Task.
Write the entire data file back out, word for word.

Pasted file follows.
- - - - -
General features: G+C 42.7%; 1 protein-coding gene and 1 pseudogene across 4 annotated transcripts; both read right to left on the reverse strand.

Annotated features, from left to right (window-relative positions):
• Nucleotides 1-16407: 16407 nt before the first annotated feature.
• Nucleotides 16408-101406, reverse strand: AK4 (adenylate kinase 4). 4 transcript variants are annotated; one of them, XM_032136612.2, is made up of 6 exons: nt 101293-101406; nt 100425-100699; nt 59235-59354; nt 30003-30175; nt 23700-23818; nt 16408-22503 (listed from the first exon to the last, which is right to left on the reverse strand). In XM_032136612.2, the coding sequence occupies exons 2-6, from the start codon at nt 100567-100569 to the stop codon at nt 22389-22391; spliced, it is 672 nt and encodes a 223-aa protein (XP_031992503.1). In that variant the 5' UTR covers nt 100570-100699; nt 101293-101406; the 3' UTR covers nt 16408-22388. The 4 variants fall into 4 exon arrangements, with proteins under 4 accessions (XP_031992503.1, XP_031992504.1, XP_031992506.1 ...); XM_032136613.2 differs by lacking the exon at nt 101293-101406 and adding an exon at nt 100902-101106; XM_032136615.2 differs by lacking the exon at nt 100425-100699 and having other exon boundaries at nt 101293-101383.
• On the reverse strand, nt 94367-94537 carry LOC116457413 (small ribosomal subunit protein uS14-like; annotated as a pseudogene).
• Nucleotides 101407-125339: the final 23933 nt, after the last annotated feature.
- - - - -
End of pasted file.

General features: G+C 42.7%; 1 protein-coding gene and 1 pseudogene across 4 annotated transcripts; both read right to left on the reverse strand.

Annotated features, from left to right (window-relative positions):
• Nucleotides 1-16407: 16407 nt before the first annotated feature.
• Nucleotides 16408-101406, reverse strand: AK4 (adenylate kinase 4). 4 transcript variants are annotated; one of them, XM_032136612.2, is made up of 6 exons: nt 101293-101406; nt 100425-100699; nt 59235-59354; nt 30003-30175; nt 23700-23818; nt 16408-22503 (listed from the first exon to the last, which is right to left on the reverse strand). In XM_032136612.2, the coding sequence occupies exons 2-6, from the start codon at nt 100567-100569 to the stop codon at nt 22389-22391; spliced, it is 672 nt and encodes a 223-aa protein (XP_031992503.1). In that variant the 5' UTR covers nt 100570-100699; nt 101293-101406; the 3' UTR covers nt 16408-22388. The 4 variants fall into 4 exon arrangements, with proteins under 4 accessions (XP_031992503.1, XP_031992504.1, XP_031992506.1 ...); XM_032136613.2 differs by lacking the exon at nt 101293-101406 and adding an exon at nt 100902-101106; XM_032136615.2 differs by lacking the exon at nt 100425-100699 and having other exon boundaries at nt 101293-101383.
• On the reverse strand, nt 94367-94537 carry LOC116457413 (small ribosomal subunit protein uS14-like; annotated as a pseudogene).
• Nucleotides 101407-125339: the final 23933 nt, after the last annotated feature.